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The Philosophers of ancient Ionia Chapter 3: Despina and Mateusz meeting the Philosophers of “Friends of Militos” Club.

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Presentation on theme: "The Philosophers of ancient Ionia Chapter 3: Despina and Mateusz meeting the Philosophers of “Friends of Militos” Club."— Presentation transcript:

1 The Philosophers of ancient Ionia Chapter 3: Despina and Mateusz meeting the Philosophers of “Friends of Militos” Club

2 FRIENDS OF MILITOS After a long walk in the streets of the City of the Ancients and after meeting some of the greatest dramatic poets of Classic Ancient Greece, Despina follows Homer to a Club named “Friends of Militos”. In this place great philosophers meet each other and talk about their theories about the Universe. Homer has a surprise for her! Her friend Mateusz is there, waiting for her. Now they are both alike ancient Greek teenagers and they can’t wait to see the people Homer promised them to introduce! Ancient Ionia was a very important area. People with brilliant minds, like Thales, Anaximander, Anaximenes, Heraclitus, Anaxagoras, Aristarchus and Pythagoras, were born there and gave the world their scientific thought. Their ideas, very original and innovative, became many centuries later, the base of modern science!

3 FRIENDS OF MILITOS The Club was full of people. All the scientists were there to see Eratosthenes, a great mathematician, geographer and astronomer, who was giving a lecture about the way he calculated the circumference of the Earth! The first to see was the only woman in the Club, pretty Hypatia! Good evening Homer, welcome! You arrived just in time! Eratosthenes is ready to tell us how he manage to measure the circumference of Earth! Good to see you Hypatia!

4 Despina could not believe in her own eyes! Hypatia was there! Hypatia was her hero, she was the only known female scientist of ancient times in Greece and Egypt! Despina was very proud that women had such a great ambassador in a world only men could enter! Look Mateusz, this is Hypatia! Hypatia of Alexandria, born at 370 and died at 415, was a popular Hellenized Egyptian philosopher, mathematician, astronomer and teacher who lived in Alexandria, in Hellenistic Egypt, and contributed greatly to that city's intellectual community. She was of the Platonic school and her contributions to science are reputed to include the invention of the astrolabe and the hydrometer! Hypatia was the daughter of Theon, who was also her teacher and the last fellow of the Musaeum of Alexandria. Hypatia did not teach in the Museum, but received her pupils in her own private home. Hypatia became head of the Platonist school at Alexandria in about 400. There she lectured on mathematics and philosophy! Unfortunately she was murdered by fanatic Christians on 415 who accused her for being a witch…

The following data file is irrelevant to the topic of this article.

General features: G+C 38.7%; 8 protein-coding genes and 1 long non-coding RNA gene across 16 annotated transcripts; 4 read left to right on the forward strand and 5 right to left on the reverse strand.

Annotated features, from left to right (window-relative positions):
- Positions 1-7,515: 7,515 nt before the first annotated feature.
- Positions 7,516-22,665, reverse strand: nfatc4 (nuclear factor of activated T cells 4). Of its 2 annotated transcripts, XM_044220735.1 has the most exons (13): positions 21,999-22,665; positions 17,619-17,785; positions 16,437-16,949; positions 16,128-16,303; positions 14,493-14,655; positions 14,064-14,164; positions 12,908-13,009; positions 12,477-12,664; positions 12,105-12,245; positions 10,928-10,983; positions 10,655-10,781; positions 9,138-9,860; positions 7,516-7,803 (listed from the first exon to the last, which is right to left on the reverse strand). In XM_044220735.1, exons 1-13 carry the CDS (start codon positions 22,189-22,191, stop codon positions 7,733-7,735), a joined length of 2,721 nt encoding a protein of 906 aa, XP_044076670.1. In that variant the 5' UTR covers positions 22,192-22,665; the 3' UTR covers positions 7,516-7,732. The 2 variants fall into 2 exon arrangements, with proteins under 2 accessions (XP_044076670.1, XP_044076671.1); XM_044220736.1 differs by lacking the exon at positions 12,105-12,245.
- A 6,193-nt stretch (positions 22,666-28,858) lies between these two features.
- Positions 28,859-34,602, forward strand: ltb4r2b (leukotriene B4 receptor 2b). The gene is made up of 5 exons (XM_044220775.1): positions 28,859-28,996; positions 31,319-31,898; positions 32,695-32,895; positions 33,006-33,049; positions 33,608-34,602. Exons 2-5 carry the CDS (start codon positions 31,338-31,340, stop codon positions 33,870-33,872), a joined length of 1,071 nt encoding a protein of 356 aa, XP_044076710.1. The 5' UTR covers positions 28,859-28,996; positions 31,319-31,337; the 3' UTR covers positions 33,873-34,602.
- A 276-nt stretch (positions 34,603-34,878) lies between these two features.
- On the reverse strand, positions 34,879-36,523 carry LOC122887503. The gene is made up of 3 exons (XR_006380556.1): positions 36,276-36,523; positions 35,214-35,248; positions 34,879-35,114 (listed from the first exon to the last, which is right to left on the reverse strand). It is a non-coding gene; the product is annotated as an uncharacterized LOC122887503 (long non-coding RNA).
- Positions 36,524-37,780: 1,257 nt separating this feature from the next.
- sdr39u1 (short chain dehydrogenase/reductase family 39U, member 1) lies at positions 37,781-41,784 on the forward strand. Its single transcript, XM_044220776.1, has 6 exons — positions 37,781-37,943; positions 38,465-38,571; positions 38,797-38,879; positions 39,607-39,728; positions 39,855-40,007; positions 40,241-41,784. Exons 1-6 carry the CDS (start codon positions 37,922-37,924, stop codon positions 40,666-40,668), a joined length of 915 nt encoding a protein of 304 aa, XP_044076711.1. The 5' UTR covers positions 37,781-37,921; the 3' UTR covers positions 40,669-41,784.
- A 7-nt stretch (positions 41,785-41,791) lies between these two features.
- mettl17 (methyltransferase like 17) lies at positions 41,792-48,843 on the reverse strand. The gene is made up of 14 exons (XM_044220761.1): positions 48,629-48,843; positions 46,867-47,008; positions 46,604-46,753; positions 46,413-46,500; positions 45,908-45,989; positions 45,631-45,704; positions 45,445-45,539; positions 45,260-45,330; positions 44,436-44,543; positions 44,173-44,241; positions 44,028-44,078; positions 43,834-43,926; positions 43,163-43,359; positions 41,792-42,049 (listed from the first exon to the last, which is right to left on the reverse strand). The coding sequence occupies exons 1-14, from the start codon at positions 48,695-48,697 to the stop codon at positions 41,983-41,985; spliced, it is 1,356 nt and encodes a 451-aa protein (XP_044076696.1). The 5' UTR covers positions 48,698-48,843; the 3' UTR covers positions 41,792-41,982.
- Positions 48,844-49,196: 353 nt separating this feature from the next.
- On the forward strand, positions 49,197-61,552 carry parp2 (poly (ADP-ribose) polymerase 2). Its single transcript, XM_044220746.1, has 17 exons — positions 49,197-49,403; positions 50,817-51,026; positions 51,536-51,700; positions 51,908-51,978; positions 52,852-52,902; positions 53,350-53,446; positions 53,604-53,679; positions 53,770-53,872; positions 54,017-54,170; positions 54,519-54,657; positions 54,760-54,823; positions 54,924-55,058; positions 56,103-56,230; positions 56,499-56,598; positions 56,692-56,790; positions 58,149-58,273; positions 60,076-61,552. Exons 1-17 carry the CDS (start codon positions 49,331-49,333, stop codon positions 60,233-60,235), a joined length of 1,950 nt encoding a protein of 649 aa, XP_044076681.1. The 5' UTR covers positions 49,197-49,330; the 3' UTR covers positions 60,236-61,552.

5 Despina could not believe in her own eyes! Hypatia was there! Hypatia was her hero, she was the only known female scientist of ancient times in Greece and Egypt! Despina was very proud that women had such a great ambassador in a world only men could enter! Do you know what the astrobale is? The astrolabe is a historical astronomical instrument used by classical astronomers and astrologers. It was the chief navigational instrument until the invention of the sextant in the 18th century. Its many uses included locating and predicting the positions of the Sun, Moon, planets and stars; determining local time given local longitude and vice-versa; surveying; and triangulation. Astrologers of the European nations used astrolabes to construct horoscopes. In the Islamic world, they are and were used primarily for astronomical studies, though astrology was often involved there as well. Most historians credit the invention of the astrolabe to Hipparchus and some to Hypatia of Alexandria.